I’ve been sensitive lately about gender stereotypes. Why is “soccer mom” the preferred term? Why is it assumed that moms should have that loathsome duty? Of course, I might never have thought about it if I hadn’t become a “derby dad” this year.
Our six-year-old Cub Scout – let’s call him “Doodlebug” – brought home his first Pinewood Derby kit last December. But when he emptied the box, I thought we’d been had – there was no car!
Instead, there was a seven-inch block of pinewood, four nails, and four wheels. When I realized the implication, I looked at my wife and said, “Good luck with that.” But she wasn’t buying.
It’s just assumed the dad is the right man for this job. But I’m not a handyman. I replaced our kitchen sink last fall, fixtures to pipes, and am still proud of that – but I’ve tapped my handiness quota for life.
I didn’t even have the tools to make a pinewood car. We tried a coping saw; apparently, we couldn’t cope. Having bent its blade beyond recognition, I did what any dad would do – bought a power tool. Sort of. It’s a handheld Dremel rotary tool.
Some handymen prefer to work with a stationary Dremel, so I also bought the customized Dremel vice. I clamped it to our kitchen table, locked the Dremel in place, and took the pine block to it – whereupon it took the pine block from me. Turning at an approximate speed of 35,000 rpm, the blade catapulted the block across the room, where it scratched my new sink.
Reversing the handyman’s preferred setup, I clamped the block in the vise and held the tool. This worked better, although the Dremel came close to going airborne a few times.
Doodlebug took some turns with the Dremel and we bonded over the shared use of a power tool. Too bad he didn’t believe me when I tried to tell him the vacuum cleaner is another power tool – I got stuck cleaning the inch of pine dust from our kitchen floor.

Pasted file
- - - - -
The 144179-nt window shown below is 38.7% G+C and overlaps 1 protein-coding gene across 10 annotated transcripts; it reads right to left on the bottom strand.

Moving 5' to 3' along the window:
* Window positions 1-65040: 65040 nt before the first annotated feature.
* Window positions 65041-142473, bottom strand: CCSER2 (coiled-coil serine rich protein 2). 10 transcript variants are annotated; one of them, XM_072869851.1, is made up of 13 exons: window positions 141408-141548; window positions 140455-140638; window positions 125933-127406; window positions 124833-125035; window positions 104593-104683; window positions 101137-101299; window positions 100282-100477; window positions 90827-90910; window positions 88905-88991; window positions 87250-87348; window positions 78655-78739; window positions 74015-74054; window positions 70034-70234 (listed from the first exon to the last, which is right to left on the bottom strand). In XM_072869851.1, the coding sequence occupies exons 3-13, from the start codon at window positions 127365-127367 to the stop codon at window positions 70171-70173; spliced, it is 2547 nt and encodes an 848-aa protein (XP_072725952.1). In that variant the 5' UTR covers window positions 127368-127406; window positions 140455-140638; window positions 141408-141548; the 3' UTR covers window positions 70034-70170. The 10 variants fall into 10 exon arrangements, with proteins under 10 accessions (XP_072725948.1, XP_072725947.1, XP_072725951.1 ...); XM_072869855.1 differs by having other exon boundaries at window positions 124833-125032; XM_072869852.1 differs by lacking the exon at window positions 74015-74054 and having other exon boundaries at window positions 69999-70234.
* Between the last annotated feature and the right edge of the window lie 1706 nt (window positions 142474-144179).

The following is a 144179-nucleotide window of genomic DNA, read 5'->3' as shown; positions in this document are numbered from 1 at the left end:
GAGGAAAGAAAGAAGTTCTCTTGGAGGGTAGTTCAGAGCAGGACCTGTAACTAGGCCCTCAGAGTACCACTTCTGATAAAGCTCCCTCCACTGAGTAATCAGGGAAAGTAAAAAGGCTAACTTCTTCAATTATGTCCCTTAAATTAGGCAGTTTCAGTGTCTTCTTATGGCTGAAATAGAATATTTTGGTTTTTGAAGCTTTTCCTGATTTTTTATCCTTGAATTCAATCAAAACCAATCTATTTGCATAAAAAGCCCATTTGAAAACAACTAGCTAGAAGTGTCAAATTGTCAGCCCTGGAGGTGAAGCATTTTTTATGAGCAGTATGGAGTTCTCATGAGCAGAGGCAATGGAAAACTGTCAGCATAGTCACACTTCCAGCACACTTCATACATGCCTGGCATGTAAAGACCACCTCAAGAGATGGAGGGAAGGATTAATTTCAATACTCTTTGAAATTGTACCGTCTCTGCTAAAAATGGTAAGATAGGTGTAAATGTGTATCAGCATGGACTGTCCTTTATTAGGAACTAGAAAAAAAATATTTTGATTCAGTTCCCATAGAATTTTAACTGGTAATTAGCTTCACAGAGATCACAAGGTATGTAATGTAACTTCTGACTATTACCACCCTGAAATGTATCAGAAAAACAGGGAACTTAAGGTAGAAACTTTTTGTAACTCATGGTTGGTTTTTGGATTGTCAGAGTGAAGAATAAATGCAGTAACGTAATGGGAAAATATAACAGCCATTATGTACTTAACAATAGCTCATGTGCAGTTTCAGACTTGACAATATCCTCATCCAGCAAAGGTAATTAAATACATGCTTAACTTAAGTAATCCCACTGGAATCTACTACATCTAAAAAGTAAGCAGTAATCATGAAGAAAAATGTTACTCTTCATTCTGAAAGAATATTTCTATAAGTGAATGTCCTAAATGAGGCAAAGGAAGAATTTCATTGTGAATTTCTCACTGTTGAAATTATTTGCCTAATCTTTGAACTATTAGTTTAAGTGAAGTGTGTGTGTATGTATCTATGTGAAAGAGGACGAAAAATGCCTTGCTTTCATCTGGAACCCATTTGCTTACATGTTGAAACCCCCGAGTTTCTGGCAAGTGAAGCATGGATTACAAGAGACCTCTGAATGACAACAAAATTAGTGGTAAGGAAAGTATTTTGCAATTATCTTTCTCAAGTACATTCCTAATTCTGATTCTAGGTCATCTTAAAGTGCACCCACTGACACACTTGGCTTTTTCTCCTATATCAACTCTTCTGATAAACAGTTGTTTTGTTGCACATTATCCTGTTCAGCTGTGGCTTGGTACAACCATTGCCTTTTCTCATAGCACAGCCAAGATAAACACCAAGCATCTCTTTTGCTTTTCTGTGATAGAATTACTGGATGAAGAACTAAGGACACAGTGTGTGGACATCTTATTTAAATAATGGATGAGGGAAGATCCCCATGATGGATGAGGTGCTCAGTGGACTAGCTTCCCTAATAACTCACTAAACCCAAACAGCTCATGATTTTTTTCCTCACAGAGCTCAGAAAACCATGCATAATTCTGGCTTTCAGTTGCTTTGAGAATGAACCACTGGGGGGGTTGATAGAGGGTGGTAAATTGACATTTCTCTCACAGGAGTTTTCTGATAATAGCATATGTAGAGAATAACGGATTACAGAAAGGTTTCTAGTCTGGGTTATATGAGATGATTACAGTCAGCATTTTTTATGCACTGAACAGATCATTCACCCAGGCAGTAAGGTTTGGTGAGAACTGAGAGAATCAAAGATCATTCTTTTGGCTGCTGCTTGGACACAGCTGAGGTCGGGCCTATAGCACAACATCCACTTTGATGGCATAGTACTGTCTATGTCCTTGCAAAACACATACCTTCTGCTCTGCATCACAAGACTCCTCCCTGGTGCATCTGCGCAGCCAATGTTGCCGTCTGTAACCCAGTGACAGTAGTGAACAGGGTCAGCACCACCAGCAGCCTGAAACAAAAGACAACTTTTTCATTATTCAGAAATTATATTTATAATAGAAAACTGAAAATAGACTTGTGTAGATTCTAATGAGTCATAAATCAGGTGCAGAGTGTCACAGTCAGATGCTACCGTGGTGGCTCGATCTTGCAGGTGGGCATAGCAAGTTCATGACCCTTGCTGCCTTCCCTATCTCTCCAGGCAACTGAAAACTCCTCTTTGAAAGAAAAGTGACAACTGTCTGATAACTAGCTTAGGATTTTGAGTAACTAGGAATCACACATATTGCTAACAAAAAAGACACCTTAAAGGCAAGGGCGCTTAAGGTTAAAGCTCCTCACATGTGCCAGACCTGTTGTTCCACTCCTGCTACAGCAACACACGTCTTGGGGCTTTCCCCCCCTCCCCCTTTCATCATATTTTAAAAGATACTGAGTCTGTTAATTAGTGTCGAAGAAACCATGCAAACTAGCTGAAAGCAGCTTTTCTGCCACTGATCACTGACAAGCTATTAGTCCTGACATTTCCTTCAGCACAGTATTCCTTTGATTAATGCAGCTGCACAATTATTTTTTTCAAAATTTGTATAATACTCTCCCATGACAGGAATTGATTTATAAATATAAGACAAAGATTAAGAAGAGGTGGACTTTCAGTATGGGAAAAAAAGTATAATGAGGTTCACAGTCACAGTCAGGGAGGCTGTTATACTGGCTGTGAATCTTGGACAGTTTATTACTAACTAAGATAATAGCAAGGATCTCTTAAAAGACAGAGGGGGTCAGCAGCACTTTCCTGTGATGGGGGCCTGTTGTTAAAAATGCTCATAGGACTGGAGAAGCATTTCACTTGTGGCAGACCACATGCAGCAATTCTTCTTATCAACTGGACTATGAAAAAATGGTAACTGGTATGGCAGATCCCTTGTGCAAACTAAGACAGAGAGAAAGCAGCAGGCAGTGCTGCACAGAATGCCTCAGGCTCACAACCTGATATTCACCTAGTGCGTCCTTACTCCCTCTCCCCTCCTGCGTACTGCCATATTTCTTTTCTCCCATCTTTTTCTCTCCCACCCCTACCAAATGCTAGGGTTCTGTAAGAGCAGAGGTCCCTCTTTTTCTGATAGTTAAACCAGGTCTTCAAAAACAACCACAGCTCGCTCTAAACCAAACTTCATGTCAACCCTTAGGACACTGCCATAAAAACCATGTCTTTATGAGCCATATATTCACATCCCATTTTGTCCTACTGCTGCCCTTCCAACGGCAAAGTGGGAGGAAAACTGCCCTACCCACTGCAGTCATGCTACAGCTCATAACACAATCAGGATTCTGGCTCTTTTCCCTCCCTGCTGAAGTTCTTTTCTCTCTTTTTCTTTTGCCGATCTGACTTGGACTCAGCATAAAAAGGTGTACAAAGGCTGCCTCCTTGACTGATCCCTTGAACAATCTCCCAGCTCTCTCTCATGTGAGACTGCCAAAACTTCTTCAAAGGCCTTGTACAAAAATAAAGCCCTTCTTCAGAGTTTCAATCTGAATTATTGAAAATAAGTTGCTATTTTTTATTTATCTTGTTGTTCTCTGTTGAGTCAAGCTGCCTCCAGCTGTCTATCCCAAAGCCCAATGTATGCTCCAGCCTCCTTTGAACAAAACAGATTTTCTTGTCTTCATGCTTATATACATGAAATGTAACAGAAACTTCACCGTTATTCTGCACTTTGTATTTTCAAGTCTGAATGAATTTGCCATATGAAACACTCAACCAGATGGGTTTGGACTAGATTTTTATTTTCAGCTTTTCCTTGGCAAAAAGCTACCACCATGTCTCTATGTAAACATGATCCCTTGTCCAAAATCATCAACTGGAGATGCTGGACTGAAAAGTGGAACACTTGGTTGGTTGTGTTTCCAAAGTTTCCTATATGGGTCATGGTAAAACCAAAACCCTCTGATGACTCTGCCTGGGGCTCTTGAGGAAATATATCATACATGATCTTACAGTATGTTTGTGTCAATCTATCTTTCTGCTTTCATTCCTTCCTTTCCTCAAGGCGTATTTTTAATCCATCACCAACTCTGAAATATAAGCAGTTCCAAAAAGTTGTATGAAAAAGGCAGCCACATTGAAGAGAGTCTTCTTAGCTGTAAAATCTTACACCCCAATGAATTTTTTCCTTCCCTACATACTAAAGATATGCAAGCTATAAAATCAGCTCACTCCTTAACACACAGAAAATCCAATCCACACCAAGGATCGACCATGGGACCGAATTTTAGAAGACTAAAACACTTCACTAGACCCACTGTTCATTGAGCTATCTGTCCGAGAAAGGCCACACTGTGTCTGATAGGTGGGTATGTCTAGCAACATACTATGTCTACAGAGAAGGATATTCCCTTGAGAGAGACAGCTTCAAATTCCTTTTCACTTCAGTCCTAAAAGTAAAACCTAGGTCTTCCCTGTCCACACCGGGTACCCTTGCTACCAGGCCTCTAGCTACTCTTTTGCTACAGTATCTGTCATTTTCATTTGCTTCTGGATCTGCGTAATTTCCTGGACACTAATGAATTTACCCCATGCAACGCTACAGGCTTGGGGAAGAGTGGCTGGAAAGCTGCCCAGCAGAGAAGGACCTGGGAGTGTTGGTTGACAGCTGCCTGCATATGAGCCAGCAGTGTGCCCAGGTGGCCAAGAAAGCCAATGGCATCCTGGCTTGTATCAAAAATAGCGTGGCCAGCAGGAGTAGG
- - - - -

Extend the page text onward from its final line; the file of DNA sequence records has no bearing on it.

After reducing the block to arguably a car shape, Doodlebug picked a design scheme – black with astronomy stickers. Painting and finishing progressed without incident (involving neither power tools nor me) and “The Comet” was born. At only slightly more than our out-of-pocket costs from when Doodlebug was born.
The night of the race, I realized how far the Derby has evolved since I was a Cub. Kids were transporting their cars in metal cases designed to immobilize and protect the contents; I looked at Doodlebug’s brown paper bag and mumbled an apology as we walked in, only to realize car designs have also changed.
My generation chose from making a red car, a yellow car, or a black car. The really creative kids daringly opted for a blue car.
Today’s Cubs shape their cars like anything but cars; we saw animals, pencils, coffins, guitars, hot dogs, skateboards, androids, and golf courses (complete with players, trees, sand traps and beer carts). Ours looked like … a black car.
Two designs really stood out, the first being a tub of popcorn. That’s an inside joke among Cub Scouts; it’s akin to a Girl Scout building a car that looks like Thin Mints.
I’ve come to refer to the other notable car as the “Second Amendment Special.” It looked like a military humvee, but mounted on its roof was an actual bullet – .308 diameter, 150-grain, flat-base Sierra. Standard sniper round, so I’m told. But it was loaded into an unfired brass, with nothing to set the charge off; therefore, the owner assured me, it would neither harm spectators nor give the humvee an unfair speed advantage.
The final difference from 30 years ago is in the races themselves. The winners used to be deemed by human judgment, often resulting in disputed calls and occasional fistfights. That actually happened in my pack; I still can’t believe one kid’s dad punched the Cubmaster.
Today’s races are monitored by state-of-the-art technology; sensors in the finish lines determine the winner of each heat. They convey this information to a computer that displays finish times – no disputes, no bruises.
The Comet clocked in at 2.35 seconds from start to finish, or 209.2 mph – tops in his den. According to the by-laws, the winners’ dads have to serve on next year’s race committee – and build the track.
My wife is still chuckling about that, but she won’t be laughing much longer. Doodlebug just signed up for soccer….